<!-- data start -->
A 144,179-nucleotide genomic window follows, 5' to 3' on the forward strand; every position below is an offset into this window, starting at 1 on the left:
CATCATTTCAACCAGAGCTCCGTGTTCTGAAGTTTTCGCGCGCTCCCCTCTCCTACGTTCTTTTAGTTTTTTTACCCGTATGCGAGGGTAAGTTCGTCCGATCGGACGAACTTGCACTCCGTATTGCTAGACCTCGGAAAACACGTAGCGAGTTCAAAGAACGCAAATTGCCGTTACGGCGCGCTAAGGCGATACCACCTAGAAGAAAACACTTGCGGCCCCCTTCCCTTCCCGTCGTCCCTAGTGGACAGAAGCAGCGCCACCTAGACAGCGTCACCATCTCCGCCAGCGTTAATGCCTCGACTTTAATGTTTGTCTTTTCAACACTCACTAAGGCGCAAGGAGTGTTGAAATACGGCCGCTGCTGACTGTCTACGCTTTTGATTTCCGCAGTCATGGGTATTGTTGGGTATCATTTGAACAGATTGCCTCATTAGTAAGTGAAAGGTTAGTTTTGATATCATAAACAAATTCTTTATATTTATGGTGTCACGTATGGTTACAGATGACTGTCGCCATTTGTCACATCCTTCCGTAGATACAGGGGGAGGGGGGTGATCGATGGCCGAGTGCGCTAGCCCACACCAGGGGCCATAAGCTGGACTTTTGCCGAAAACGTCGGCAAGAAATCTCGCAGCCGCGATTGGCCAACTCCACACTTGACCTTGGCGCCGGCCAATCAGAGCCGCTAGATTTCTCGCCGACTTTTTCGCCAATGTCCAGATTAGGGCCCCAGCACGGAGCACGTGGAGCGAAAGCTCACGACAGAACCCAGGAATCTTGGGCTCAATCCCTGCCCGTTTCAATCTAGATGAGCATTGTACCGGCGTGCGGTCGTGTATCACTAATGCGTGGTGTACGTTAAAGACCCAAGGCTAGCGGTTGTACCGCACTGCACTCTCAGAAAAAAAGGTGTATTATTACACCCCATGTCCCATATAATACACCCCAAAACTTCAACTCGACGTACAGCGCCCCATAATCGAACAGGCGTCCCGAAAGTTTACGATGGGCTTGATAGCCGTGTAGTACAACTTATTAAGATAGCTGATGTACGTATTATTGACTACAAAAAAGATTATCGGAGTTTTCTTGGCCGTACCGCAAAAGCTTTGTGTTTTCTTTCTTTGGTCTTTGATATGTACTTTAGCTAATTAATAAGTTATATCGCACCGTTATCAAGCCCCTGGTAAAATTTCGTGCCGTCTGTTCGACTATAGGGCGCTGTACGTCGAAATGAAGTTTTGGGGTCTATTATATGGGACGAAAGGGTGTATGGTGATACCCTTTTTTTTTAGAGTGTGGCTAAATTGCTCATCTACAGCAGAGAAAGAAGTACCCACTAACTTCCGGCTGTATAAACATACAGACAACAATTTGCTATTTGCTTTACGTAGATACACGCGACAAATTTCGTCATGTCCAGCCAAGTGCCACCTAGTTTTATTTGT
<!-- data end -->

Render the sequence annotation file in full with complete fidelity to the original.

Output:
A 144,179-nucleotide genomic window follows, 5' to 3' on the forward strand; every position below is an offset into this window, starting at 1 on the left:
CATCATTTCAACCAGAGCTCCGTGTTCTGAAGTTTTCGCGCGCTCCCCTCTCCTACGTTCTTTTAGTTTTTTTACCCGTATGCGAGGGTAAGTTCGTCCGATCGGACGAACTTGCACTCCGTATTGCTAGACCTCGGAAAACACGTAGCGAGTTCAAAGAACGCAAATTGCCGTTACGGCGCGCTAAGGCGATACCACCTAGAAGAAAACACTTGCGGCCCCCTTCCCTTCCCGTCGTCCCTAGTGGACAGAAGCAGCGCCACCTAGACAGCGTCACCATCTCCGCCAGCGTTAATGCCTCGACTTTAATGTTTGTCTTTTCAACACTCACTAAGGCGCAAGGAGTGTTGAAATACGGCCGCTGCTGACTGTCTACGCTTTTGATTTCCGCAGTCATGGGTATTGTTGGGTATCATTTGAACAGATTGCCTCATTAGTAAGTGAAAGGTTAGTTTTGATATCATAAACAAATTCTTTATATTTATGGTGTCACGTATGGTTACAGATGACTGTCGCCATTTGTCACATCCTTCCGTAGATACAGGGGGAGGGGGGTGATCGATGGCCGAGTGCGCTAGCCCACACCAGGGGCCATAAGCTGGACTTTTGCCGAAAACGTCGGCAAGAAATCTCGCAGCCGCGATTGGCCAACTCCACACTTGACCTTGGCGCCGGCCAATCAGAGCCGCTAGATTTCTCGCCGACTTTTTCGCCAATGTCCAGATTAGGGCCCCAGCACGGAGCACGTGGAGCGAAAGCTCACGACAGAACCCAGGAATCTTGGGCTCAATCCCTGCCCGTTTCAATCTAGATGAGCATTGTACCGGCGTGCGGTCGTGTATCACTAATGCGTGGTGTACGTTAAAGACCCAAGGCTAGCGGTTGTACCGCACTGCACTCTCAGAAAAAAAGGTGTATTATTACACCCCATGTCCCATATAATACACCCCAAAACTTCAACTCGACGTACAGCGCCCCATAATCGAACAGGCGTCCCGAAAGTTTACGATGGGCTTGATAGCCGTGTAGTACAACTTATTAAGATAGCTGATGTACGTATTATTGACTACAAAAAAGATTATCGGAGTTTTCTTGGCCGTACCGCAAAAGCTTTGTGTTTTCTTTCTTTGGTCTTTGATATGTACTTTAGCTAATTAATAAGTTATATCGCACCGTTATCAAGCCCCTGGTAAAATTTCGTGCCGTCTGTTCGACTATAGGGCGCTGTACGTCGAAATGAAGTTTTGGGGTCTATTATATGGGACGAAAGGGTGTATGGTGATACCCTTTTTTTTTAGAGTGTGGCTAAATTGCTCATCTACAGCAGAGAAAGAAGTACCCACTAACTTCCGGCTGTATAAACATACAGACAACAATTTGCTATTTGCTTTACGTAGATACACGCGACAAATTTCGTCATGTCCAGCCAAGTGCCACCTAGTTTTATTTGT